Binge watching TV can actually kill you, study finds

The danger could be even worse than is known – and is likely to increase as streaming services become popular, scientists suggest

Andrew Griffin
Monday 25 July 2016 21:04 BST
The researchers advised that 'binge viewing' should be treated like long-distance travel
The researchers advised that 'binge viewing' should be treated like long-distance travel (Getty)

Watching too much television might kill you, according to a new study.

The hours of inactivity that are required to watch a TV series can raise the risk of dying from a blood clot in the lungs. For every extra two hours of TV watching per day, the risk of fatal pulmonary embolism was increased by 40 per cent, the researchers found. Watching five or more hours to TV programmes each day made people more than twice as likely to die than those watching less than 2.5 hours.

The actual risk might be even worse than the findings suggest, because of the number of deaths from the disease. And the danger is set to increase yet further as people binge watch even more on streaming services.

The research has led scientists to warn that such habits – watching back-to-back episodes of a TV series – might be dangerous.

The new study, conducted in Japan, looked at the TV watching habits of more than 86,000 people, studying them over time. Researchers followed people who were aged between 40 and 79 between 1988 and 1990, and then followed them through a 19-year period.

In all, 59 deaths from pulmonary embolisms were recorded. Pulmonary embolism is a dangerous condition, which can be made worse by not moving around. It will often begin with a clot elsewhere in the body that can move towards the lungs, clogging up vessels and killing people. More than a quarter who suffer them without having treatment can die. Deaths are often sudden.

"Pulmonary embolism occurs at a lower rate in Japan than it does in Western countries, but it may be on the rise,” said lead researcher Professor Hiroyasu Iso, from Osaka University. "The Japanese people are increasingly adopting sedentary lifestyles, which we believe is putting them at increased risk."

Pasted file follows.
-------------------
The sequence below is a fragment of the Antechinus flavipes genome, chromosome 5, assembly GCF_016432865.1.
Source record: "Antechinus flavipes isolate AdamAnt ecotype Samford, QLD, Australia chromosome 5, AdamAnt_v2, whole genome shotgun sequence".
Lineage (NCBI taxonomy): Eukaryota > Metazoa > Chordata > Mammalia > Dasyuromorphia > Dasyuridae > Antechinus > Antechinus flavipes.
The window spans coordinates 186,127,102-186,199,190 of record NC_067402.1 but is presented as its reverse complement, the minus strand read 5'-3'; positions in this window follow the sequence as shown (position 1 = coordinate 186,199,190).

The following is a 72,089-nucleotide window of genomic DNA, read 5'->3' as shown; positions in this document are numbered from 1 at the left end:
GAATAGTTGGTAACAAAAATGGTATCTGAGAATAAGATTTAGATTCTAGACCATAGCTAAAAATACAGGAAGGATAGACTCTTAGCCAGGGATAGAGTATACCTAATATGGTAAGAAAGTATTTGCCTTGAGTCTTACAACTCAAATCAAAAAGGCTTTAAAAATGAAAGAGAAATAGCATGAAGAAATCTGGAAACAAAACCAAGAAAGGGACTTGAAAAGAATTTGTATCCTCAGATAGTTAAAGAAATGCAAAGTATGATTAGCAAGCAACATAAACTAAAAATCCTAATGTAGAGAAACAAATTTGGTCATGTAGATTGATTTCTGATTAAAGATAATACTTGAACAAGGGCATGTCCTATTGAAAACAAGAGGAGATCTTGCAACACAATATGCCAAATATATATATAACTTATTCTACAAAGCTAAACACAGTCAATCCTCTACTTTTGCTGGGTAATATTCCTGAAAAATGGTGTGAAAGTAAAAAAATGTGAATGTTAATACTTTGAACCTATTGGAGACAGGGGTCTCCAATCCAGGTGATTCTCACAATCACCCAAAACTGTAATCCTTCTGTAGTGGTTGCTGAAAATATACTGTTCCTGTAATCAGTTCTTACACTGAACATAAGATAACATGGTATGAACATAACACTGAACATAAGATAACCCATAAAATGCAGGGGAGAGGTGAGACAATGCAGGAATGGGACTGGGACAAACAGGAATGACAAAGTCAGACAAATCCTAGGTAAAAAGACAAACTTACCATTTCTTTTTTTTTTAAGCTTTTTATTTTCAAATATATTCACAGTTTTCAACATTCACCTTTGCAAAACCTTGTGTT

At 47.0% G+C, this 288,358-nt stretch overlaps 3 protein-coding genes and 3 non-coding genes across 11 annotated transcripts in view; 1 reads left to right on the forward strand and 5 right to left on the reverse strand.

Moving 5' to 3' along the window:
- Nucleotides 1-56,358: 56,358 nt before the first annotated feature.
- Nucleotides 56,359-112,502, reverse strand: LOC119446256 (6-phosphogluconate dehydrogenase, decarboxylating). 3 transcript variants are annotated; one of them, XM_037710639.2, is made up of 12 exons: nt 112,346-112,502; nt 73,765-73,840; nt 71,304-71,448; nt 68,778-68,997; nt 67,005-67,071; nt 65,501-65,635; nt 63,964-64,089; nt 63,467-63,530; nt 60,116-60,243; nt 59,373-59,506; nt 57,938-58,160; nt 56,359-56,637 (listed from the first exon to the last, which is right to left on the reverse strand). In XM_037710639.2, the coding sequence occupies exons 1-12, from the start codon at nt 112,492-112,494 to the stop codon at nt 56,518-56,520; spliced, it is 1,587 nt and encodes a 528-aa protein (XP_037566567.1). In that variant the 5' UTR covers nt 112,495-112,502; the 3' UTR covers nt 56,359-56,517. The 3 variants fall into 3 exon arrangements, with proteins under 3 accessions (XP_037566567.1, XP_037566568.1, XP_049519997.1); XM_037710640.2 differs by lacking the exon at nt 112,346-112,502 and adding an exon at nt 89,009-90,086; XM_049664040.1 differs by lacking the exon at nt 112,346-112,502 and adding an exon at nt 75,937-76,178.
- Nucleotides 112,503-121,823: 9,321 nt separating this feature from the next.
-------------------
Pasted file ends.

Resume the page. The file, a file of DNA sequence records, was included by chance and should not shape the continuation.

The scientists looked to account for the various other factors that could complicate the results, including levels of obesity, diabetes, smoking, and high blood pressure. They found that the other primary marker of pulmonary embolism, after the number of hours spent watching TV, was obesity.

The researchers expressed concern about the danger posed by binge watching. "Nowadays, with online video streaming, the term 'binge-watching' to describe viewing multiple episodes of television programmes in one sitting has become popular," Professor Iso said. "This popularity may reflect a rapidly growing habit." As such, people binge watching TV should act like they would on a plane, he said.

"After an hour or so, stand up, stretch, walk around, or while you're watching TV, tense and relax your leg muscles for five minutes," he advised.

The research did the study before mobile computers and unlimited streaming services became popular. The researchers said that more work would need to be done to work out whether those technologies pose even more of a danger.

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